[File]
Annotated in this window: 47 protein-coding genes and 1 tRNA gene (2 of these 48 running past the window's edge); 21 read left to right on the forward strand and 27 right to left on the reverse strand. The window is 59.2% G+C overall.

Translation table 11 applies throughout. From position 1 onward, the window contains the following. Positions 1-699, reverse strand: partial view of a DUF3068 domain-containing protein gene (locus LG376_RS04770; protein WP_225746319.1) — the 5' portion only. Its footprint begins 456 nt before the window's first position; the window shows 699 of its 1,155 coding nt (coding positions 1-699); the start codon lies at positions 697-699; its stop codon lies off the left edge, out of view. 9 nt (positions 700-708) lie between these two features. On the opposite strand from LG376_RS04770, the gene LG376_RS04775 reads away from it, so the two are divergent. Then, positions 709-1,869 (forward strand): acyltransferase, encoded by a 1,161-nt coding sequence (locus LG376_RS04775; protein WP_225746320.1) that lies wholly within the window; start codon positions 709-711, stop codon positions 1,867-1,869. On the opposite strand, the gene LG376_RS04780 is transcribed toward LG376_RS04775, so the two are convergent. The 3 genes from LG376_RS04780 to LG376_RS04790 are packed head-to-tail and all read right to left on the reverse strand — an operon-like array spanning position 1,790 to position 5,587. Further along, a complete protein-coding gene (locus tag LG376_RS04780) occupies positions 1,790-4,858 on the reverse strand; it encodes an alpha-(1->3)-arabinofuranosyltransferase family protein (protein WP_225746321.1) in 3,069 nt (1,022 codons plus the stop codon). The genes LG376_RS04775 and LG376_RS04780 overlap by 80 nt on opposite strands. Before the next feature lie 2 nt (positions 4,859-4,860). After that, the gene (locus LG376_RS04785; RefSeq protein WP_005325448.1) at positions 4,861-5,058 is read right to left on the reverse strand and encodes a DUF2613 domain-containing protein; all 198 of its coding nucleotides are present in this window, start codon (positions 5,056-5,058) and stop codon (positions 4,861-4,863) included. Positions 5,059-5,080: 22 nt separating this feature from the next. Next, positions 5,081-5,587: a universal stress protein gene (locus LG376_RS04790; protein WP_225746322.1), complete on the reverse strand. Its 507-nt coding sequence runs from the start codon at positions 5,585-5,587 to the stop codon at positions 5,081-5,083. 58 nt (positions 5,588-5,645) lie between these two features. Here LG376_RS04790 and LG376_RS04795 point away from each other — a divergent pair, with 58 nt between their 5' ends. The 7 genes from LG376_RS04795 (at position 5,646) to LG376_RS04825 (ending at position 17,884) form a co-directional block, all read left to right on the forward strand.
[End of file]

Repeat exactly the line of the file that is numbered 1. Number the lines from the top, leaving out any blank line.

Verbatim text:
Annotated in this window: 47 protein-coding genes and 1 tRNA gene (2 of these 48 running past the window's edge); 21 read left to right on the forward strand and 27 right to left on the reverse strand. The window is 59.2% G+C overall.